“I believed that I was doing it for the Lord,” she said. “I was not doing it for the children and I was not doing it for me.”
The couple lived in Langley, outside Vancouver, where Albert managed a plant that made polystyrene plates and Sandra stayed home. They were considered too old to adopt from Korea. So they found a man named Henry Wiebe who could arrange an adoption from Haiti for $3,500 per child, or $6,000 for two.
He came by with photos of older children, but Sandra only wanted girls under 2.
He called the next day. He had found them. She was going to call them Christa Gail and Jennifer Lynne, but they already had names: Mariette and Patricia.
Sandra arrived in Haiti with Wiebe at a tense time when the country had recently shaken off the rule of the infamous Jean-Claude “Baby Doc” Duvalier. She spoke neither Haitian Creole nor French, the two languages of Haiti. She had never seen such poverty before, and was overwhelmed.
They went straight to the orphanage run by Platel, the Christian Rescue Ministry for Children Home. The girls were infected with parasites, had runny eyes and seemed weak from malnutrition. Mariette was scratching at red bite marks that covered her body, and Sandra could tell she was older than the 17 months the adoption papers claimed. It was only much later that they found out she was nearly 3 ½.
Sandra never met the Haitian lawyer who processed the papers, or went to the hearing where the judge approved the adoption. Platel handled all that while Sandra got visas. It took a month.
As the plane took off from Port-au-Prince, she felt overwhelming relief.
“Circling the airport, I just looked down and thought, ‘God, I never want to see this place again.'”
She ended up going back, 13 more times, for Christian relief work and to adopt three more children.
Mariette attended a private Christian school, studied the Bible and went to church every Sunday. She grew up with the idea that she should be grateful for her adoption. If she argued with Sandra, church friends would remind her of how much she owed her adoptive parents.
Now, suddenly, she started to wonder. She confronted Sandra over the phone.
To her dismay, her adoptive mother didn’t seem surprised. Yes, she conceded, there had been red flags about the adoption. The fact that Mariette’s age was off, the way the birth and other documents weren’t available at first and then suddenly appeared, at night, some filled out by hand.
Four days later, Sandra gave her side in a letter to Mariette. Sandra noted that her adopted daughter could have ended up with some other family, or might not have survived in Haiti at all. She said she had always prayed Mariette would return to her country to meet her family. “I feel we have all been victims of deception, but I also believe God is ultimately in charge,” she wrote.
For almost two months afterward, Mariette didn’t speak to Sandra.
She was furious.
Now the trip to Haiti was about even more than meeting her mother. It was about walking into the different life she could have had, seeing the different person she might have been.
“I gained an education, I was able to attend private school, I’m a college graduate, I have my master’s degree, I am a teacher. I have two beautiful children. I have a husband,” she said. “And I lost my family. So, if you were to ask anybody today, would you trade your family in for a college education, they would probably say no.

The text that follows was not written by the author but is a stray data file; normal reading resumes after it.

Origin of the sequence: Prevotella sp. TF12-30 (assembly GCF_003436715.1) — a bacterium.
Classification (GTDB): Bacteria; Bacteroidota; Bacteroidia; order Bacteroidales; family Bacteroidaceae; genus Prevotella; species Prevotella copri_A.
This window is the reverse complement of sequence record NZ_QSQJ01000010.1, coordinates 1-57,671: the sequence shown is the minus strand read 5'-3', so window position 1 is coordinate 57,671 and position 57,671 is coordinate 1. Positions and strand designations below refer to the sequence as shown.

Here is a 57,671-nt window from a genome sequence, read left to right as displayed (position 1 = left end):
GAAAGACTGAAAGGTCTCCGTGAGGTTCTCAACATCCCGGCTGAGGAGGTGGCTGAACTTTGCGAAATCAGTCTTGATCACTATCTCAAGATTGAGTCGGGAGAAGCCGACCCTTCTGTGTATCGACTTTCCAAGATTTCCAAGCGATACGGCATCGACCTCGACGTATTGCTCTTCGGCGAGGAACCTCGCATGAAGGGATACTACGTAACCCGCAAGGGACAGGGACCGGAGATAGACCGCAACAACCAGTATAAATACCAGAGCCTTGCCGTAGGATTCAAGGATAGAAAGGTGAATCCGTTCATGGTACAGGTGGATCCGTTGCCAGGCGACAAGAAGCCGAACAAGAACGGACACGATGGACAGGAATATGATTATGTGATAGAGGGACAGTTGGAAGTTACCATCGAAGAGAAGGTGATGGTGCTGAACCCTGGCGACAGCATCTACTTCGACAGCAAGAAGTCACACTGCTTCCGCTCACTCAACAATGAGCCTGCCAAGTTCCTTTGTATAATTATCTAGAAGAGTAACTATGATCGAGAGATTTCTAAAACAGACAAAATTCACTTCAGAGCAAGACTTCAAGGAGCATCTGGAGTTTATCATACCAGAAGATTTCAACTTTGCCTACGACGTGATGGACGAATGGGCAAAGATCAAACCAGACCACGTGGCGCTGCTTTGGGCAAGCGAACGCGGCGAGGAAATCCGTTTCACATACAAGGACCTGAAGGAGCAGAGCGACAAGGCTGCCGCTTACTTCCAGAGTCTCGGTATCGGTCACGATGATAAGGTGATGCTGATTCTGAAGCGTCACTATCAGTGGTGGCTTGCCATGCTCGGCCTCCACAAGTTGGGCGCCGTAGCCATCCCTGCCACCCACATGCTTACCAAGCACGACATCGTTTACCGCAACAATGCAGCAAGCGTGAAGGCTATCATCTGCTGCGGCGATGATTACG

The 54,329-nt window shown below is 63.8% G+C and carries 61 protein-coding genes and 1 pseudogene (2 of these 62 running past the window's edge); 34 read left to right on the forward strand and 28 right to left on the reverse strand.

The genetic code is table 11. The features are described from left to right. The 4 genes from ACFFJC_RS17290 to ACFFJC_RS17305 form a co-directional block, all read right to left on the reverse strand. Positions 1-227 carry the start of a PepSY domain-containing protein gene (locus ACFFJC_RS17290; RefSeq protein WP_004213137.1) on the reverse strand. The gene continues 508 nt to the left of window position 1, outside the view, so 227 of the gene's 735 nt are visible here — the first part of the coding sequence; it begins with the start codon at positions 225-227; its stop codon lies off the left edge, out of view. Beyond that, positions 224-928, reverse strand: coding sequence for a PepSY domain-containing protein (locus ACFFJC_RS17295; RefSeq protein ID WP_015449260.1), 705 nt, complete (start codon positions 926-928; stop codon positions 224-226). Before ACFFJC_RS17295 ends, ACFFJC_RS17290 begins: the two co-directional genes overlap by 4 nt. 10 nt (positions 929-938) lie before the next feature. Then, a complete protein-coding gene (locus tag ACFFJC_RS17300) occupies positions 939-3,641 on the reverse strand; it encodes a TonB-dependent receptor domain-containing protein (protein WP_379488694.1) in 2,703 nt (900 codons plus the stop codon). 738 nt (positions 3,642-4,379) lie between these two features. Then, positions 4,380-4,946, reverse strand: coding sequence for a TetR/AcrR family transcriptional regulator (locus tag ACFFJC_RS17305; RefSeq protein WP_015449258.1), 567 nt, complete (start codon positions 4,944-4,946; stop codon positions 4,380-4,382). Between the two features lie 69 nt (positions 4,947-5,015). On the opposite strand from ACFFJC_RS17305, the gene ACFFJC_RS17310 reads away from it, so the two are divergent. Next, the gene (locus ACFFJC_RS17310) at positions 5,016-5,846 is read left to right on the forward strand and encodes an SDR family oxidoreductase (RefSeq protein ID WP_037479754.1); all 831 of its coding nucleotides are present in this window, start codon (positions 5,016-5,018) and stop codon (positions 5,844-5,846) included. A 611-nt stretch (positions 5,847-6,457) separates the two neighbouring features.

“I never had that choice, but that’s what I did.”
She decided to go to Haiti to celebrate her mother’s 70th birthday. Sandra gave her a necklace and earrings as gifts for Colas.
Mariette seethed. She left them behind.
It was bright and hot when she arrived in Port-au-Prince, just before noon. She had worn a white dress, thinking it made her look more Haitian. The Customs officials waved her toward a checkpoint for citizens.
She was surprised, and a little annoyed, that her Haitian relatives weren’t at the airport. After a half-hour drive through the dusty streets, she arrived at the guest house where she had booked rooms for her family for the week. They weren’t there either.
Her adoptive parents had always raised her to be 10 minutes early to everything. “I’m not sure I like Haitian time,” she said.
But then her mother and two sisters arrived at the steel gate. Colas climbed slowly out of an SUV. She paused and stared at her daughter’s face, so like her own. Then a smile spread over her thin features.
As they embraced, the frail older woman disappeared into the arms of Mariette, a head taller, with the athletic build of the college volleyball player she once was. The first words she said to her mother were, “You’re so little!”
Colas leaned back, cradled her daughter’s face to study it. It was too soon to let go, so they didn’t. They walked arm-and-arm into the guest house, the rest of the family trailing behind.
They chatted straight through lunch with a translator. The next time you come, Colas told Mariette, you must bring your family, let me babysit the kids. “They will stay with grandma,” she laughed. “They can stay the whole week.”
Colas slid her chair closer to her daughter, so their shoulders touched. She reached out, and stroked Mariette’s braided hair.
Mariette bit by bit gathered her mother’s story, how she had 10 children, seven of them still alive, and earned money from selling vegetables. She heard that her father was tall, like Mariette, and had three children by other women. Colas raised them all. “My father was a rolling stone, apparently,” she said.
About a half hour later, the conversation took a serious turn.